Choosing to run for Charity

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I took a bit of a leap when I decided to run for Team Healthy Kids. Running a marathon is difficult enough, why would I add on a summer of fundraising as well?

Looking back on my charity involvement, I can recall only once when I was a fundraiser. And while funds were successfully raised, that effort didn't sit very well with me because I later learned that 50% of the money went to the organization and 50% went to lobbyists. (I was apparently quite naive.) 

Generally, I play the role of donator and volunteer. On a few occassions, I have been an organizer. I did a little bit to help out here and there, mostly helping friends and charities that I knew well.
But over last year, while volunteering at a city school, spending mornings reading with young kids, I realized how limited my impact could be as just one person. At the same time, I was reading a book that gave me a bit of a new perspective. The author mentioned that the best thing one could do for a charity that they valued was to be an advocate. In my view, there are very few things more important than children and schools.

As a fan of Dean Karnazes, I had read in his book 50/50 that he had established a charity to help get kids active and he talked about how kids from schools across the country came out to support him during his 50 marathons. After a little looking, I found that Dean was now associated with Action For Healthy Kids, a charity focused on activity, nutrition, kids and schools. Bingo.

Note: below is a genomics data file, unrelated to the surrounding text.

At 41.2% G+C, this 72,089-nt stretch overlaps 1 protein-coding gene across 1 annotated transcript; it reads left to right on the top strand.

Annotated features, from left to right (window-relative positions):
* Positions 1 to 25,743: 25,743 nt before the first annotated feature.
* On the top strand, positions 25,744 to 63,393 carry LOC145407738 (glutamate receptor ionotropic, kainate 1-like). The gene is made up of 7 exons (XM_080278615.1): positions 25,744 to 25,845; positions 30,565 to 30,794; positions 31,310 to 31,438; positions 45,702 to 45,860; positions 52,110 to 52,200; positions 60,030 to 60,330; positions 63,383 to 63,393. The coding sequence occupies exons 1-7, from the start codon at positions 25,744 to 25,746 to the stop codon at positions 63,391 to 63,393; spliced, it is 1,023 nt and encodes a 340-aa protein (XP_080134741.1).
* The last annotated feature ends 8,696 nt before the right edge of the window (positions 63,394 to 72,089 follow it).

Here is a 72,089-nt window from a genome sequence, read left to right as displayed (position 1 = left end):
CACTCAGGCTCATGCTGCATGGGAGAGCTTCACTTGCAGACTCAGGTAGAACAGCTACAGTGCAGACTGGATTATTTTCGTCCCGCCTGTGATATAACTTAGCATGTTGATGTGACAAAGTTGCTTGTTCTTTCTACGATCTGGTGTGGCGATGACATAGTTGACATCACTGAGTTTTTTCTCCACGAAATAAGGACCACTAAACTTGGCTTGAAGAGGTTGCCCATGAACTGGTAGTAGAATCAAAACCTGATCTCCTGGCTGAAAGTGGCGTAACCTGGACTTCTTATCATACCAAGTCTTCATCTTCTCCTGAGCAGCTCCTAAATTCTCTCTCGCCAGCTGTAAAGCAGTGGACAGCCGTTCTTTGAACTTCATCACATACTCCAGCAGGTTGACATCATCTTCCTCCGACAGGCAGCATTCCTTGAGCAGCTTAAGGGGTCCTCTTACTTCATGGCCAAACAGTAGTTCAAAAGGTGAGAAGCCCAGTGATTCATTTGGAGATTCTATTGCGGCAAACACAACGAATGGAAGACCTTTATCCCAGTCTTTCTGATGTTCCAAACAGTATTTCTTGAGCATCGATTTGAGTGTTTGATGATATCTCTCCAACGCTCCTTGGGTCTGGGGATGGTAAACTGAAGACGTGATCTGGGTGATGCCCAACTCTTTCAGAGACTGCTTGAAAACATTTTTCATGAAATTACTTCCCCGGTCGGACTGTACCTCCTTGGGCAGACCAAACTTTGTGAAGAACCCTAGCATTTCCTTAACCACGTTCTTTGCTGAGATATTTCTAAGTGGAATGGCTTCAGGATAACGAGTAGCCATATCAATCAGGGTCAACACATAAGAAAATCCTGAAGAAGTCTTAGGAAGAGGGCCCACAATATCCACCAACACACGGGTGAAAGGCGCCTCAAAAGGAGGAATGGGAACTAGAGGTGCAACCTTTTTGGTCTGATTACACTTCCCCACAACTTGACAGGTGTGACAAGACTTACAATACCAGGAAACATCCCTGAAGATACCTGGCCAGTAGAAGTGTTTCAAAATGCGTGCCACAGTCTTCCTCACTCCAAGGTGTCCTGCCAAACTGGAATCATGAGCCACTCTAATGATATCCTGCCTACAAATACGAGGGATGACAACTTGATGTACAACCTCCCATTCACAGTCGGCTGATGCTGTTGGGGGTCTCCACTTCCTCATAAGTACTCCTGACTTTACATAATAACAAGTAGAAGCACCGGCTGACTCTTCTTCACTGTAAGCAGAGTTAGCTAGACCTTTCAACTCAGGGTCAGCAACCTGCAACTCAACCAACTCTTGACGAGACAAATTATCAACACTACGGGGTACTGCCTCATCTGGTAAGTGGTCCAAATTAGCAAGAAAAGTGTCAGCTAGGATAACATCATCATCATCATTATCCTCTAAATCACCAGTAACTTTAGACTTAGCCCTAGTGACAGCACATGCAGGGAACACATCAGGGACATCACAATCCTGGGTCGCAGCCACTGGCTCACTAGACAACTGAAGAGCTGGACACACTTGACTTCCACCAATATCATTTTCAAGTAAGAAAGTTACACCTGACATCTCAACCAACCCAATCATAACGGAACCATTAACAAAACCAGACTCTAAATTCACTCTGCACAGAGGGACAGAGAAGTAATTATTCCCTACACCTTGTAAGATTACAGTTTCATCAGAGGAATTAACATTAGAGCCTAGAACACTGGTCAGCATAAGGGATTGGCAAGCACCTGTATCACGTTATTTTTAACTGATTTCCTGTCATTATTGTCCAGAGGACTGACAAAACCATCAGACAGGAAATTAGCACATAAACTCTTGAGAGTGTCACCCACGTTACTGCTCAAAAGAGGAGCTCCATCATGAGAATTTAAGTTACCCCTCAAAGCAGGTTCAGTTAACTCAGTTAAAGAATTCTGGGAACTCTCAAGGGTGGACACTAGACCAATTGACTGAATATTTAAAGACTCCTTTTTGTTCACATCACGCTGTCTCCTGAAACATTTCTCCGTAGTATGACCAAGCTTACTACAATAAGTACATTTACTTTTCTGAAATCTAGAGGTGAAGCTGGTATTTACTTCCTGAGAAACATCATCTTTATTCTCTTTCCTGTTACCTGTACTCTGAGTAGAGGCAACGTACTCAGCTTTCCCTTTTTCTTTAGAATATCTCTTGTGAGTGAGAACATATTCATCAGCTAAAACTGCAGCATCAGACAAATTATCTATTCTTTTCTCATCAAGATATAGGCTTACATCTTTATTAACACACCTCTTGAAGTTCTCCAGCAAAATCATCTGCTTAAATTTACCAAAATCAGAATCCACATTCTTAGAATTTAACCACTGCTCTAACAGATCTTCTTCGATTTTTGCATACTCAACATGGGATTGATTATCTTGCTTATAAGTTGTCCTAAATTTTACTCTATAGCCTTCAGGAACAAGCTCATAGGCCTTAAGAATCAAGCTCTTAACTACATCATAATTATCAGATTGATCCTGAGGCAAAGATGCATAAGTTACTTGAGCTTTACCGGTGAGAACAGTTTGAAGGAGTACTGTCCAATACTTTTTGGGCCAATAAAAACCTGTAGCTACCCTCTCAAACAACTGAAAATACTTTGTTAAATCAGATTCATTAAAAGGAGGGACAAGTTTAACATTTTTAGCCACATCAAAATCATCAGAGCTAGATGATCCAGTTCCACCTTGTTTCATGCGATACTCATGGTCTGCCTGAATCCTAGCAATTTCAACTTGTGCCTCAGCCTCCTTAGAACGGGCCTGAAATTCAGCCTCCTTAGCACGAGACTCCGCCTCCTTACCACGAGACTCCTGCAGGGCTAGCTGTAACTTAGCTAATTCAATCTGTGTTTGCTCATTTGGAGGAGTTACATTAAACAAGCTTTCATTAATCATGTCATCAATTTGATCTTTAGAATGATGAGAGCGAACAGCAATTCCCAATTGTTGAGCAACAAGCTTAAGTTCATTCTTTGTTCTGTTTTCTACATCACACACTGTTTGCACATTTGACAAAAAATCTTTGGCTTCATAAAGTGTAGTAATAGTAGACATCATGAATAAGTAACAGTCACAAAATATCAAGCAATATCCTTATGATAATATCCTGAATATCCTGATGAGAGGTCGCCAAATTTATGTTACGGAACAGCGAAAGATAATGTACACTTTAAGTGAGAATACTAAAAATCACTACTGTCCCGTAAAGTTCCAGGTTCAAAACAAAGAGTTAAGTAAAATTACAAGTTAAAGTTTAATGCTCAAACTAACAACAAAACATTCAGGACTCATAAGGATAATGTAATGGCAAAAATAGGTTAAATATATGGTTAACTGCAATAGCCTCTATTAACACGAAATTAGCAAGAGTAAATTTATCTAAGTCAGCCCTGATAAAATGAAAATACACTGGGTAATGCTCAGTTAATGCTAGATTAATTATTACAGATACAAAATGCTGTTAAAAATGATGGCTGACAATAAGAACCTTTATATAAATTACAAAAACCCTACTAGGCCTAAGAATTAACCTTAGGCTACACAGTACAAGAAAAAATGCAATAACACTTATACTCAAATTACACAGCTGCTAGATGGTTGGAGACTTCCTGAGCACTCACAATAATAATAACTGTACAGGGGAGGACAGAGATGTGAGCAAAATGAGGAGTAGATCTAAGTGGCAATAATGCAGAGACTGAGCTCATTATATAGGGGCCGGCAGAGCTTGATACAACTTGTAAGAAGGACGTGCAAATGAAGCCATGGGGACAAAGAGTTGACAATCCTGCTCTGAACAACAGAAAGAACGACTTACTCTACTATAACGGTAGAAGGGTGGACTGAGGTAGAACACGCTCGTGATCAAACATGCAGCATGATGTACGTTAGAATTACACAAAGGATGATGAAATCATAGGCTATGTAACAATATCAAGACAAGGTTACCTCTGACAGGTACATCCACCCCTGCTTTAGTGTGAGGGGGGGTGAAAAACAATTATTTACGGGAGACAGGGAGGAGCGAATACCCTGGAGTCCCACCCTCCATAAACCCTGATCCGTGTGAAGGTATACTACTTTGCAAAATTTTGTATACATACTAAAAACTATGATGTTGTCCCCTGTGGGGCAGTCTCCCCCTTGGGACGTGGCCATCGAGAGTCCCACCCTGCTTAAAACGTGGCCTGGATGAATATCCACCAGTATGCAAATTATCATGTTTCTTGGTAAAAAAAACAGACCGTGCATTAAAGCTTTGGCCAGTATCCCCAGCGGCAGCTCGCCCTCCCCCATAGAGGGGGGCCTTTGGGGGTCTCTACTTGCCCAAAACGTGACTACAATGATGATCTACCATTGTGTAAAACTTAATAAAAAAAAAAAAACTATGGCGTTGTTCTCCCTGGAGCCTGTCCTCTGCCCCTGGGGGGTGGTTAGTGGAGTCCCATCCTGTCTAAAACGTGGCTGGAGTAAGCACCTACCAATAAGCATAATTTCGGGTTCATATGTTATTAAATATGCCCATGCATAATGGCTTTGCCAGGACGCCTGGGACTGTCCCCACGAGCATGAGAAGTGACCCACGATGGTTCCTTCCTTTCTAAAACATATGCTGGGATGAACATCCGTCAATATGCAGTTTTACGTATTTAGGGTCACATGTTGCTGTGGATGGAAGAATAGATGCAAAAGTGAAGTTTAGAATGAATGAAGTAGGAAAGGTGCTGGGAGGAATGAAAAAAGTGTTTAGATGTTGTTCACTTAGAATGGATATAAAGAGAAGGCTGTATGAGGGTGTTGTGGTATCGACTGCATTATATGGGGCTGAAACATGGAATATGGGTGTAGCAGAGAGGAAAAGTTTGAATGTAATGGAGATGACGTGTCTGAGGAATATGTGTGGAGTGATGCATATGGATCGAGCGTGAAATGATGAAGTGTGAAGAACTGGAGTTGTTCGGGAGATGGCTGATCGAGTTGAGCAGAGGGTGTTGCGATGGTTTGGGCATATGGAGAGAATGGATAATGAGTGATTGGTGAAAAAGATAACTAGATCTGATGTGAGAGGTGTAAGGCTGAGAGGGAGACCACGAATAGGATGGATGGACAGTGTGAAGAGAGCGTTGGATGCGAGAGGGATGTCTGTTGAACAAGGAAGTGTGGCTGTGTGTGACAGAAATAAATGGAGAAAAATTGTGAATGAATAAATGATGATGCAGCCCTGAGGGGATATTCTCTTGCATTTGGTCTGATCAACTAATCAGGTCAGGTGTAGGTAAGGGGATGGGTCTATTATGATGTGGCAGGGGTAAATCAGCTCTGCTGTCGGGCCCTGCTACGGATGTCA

I did some research into Action For Healthy Kids and began to really identify with some of the things they were doing. Their goal is Every Kid Healthy. To achieve that goal, they are doing very practical things like vegetable taste test parties, breakfast programs, building playgrounds and generally helping kids be comfortable with healthy choices. Additionally, 92% of their funding went to the cause. So I made a note to stay aware of them and look for opportunities to get involved and contribute. 

Fast forward a few months and I receive an email saying I could run the NYC Marathon as part of Team Healthy Kids, a charity team to benefit Action For Healthy Kids. Here it was, the chance to do something I knew how to do, run, for a cause I believed in, healthy kids. Charity Advocate and Fundraiser, neither being my strong suit, but this was the opportunity to move out of my comfort zone and act. Thanks to some self-reflection and a little extra encouragement from my fabulous wife, I became a member of Team Healthy Kids.

I wasn't sure what the experience was going to be like.  I was a little nervous to be responsible for my $3,000 goal. I was nervous about asking people for money. But I was confident in the cause and I knew that I had the support of my family and friends.

Oddly, I wasn't nervous about my ability to run the marathon. In fact, I didn't think much about the running of the 26.2 miles. Slowly, it began to hit me...

“I’m going to raise $3,000 to help kids eat healthy and then I’m going to run 26.2 miles through the streets of New York City! ... New York City!”

Suddenly, November 2nd wasn't very far away. I had only 18 weeks of training and fundraising left. It was time to get to work.